A new phishing campaign is impersonating Zoom in order to steal users’ Outlook credentials, according to researchers at GreatHorn. The attackers are using phishing URLs that spoof Zoom’s domain, and that also include the name of the targeted users’ organizations.
“The ‘how’ takes advantage of Zoom’s recognizable URL structure,” GreatHorn says. “The authentic Zoom domain is www.zoom.us, regardless of whether a user or company is located in the U.S. or elsewhere. As a result, Zoom users across the world have become familiar with this brand and URL structure. Now, attackers are using malicious URLs that conform to that structure, with subtle differences….The impersonated domain adds a ‘b’ onto ‘web’, an extra ‘o’ into ‘zoom’, and an additional ‘us’ – all subtle differences the average user or email filter might miss.”
The link takes the user to a spoofed Outlook login page designed to trick them into entering their username and password.
“The goal of this email, as with many phishing campaigns, is credential harvesting,” the researchers write. “Once the attacker gets a hold of a user’s login and password, it can be used to gain access to sensitive files, or as the jumping-off point for internal spear phishing attacks. In this particular phishing attempt, the unsuspecting user clicks, taking them to a page that mimics the look of an Outlook signup page. Since many services use Outlook for authentication, this is likely to be a very familiar screen for the user.”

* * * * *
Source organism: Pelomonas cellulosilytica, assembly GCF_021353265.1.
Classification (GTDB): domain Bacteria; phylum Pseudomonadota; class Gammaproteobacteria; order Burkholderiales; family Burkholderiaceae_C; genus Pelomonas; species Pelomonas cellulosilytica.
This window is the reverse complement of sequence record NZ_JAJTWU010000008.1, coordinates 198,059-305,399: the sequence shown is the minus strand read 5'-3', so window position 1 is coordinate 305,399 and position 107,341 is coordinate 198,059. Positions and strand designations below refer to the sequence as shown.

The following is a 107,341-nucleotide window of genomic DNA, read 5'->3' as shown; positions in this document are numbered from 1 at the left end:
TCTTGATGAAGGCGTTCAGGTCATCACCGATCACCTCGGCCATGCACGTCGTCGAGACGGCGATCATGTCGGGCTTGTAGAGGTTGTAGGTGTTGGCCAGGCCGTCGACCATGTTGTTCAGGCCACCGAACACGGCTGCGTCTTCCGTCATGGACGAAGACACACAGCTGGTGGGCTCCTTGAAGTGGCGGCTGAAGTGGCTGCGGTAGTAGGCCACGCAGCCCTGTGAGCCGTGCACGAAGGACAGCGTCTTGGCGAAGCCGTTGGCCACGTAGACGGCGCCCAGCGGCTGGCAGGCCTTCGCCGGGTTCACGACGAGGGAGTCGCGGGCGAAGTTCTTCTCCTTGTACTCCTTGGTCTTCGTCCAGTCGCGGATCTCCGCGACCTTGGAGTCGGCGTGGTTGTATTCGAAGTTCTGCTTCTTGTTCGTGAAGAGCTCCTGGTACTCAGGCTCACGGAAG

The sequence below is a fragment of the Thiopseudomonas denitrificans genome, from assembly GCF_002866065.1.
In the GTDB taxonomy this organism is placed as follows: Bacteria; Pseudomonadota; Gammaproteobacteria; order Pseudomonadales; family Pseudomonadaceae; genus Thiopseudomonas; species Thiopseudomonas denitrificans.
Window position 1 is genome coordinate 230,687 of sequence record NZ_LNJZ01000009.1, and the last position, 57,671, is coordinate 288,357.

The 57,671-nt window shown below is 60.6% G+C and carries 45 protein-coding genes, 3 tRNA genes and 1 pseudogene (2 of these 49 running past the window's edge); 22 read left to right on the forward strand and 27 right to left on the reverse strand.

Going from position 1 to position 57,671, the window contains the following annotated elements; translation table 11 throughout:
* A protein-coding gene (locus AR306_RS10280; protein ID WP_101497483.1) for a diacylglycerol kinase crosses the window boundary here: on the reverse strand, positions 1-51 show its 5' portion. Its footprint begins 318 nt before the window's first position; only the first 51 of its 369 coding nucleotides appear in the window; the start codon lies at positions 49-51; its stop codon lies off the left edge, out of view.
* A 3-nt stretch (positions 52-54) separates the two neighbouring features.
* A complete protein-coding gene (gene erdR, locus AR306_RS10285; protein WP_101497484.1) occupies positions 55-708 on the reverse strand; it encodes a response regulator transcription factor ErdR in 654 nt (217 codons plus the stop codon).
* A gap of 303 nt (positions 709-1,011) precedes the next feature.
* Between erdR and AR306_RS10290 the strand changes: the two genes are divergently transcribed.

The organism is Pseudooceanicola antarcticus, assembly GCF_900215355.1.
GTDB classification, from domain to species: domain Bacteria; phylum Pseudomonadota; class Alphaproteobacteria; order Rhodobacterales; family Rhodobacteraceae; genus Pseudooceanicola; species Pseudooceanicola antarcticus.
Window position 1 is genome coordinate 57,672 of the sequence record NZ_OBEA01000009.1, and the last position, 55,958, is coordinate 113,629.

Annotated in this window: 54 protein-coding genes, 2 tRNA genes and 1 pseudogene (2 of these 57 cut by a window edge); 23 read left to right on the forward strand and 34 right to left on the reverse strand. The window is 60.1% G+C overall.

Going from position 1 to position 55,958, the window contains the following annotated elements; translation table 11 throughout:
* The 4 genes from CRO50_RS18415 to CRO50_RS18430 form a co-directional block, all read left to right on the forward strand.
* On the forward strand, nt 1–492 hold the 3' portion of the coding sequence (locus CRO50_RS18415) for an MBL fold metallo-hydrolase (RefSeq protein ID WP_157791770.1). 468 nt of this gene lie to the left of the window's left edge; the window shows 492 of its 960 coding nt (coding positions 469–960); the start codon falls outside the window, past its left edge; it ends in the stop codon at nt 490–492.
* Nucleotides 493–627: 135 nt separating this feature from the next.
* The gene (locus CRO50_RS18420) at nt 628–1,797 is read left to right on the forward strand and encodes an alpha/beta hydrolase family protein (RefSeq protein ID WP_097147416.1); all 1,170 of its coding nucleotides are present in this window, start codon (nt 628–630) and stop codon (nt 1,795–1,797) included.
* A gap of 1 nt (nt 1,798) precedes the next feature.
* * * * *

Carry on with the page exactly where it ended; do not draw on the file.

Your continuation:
The phishing emails themselves are riddled with misspellings and grammatical mistakes. However, the researchers believe this campaign is targeting users in continental Europe, many of whom will be less likely to notice errors in English.
“The originating return path of many of these attacks leads back to ‘.es’ domains, which indicate they originate in Spain,” they write. “Users targeted with these newly identified phishing campaigns are also located in Spain and surrounding countries in Europe, primarily Spain, France, Italy, and Germany.”
New-school security awareness training can enable your employees to be on the lookout for warning signs associated with phishing attacks.
GreatHorn has the story .
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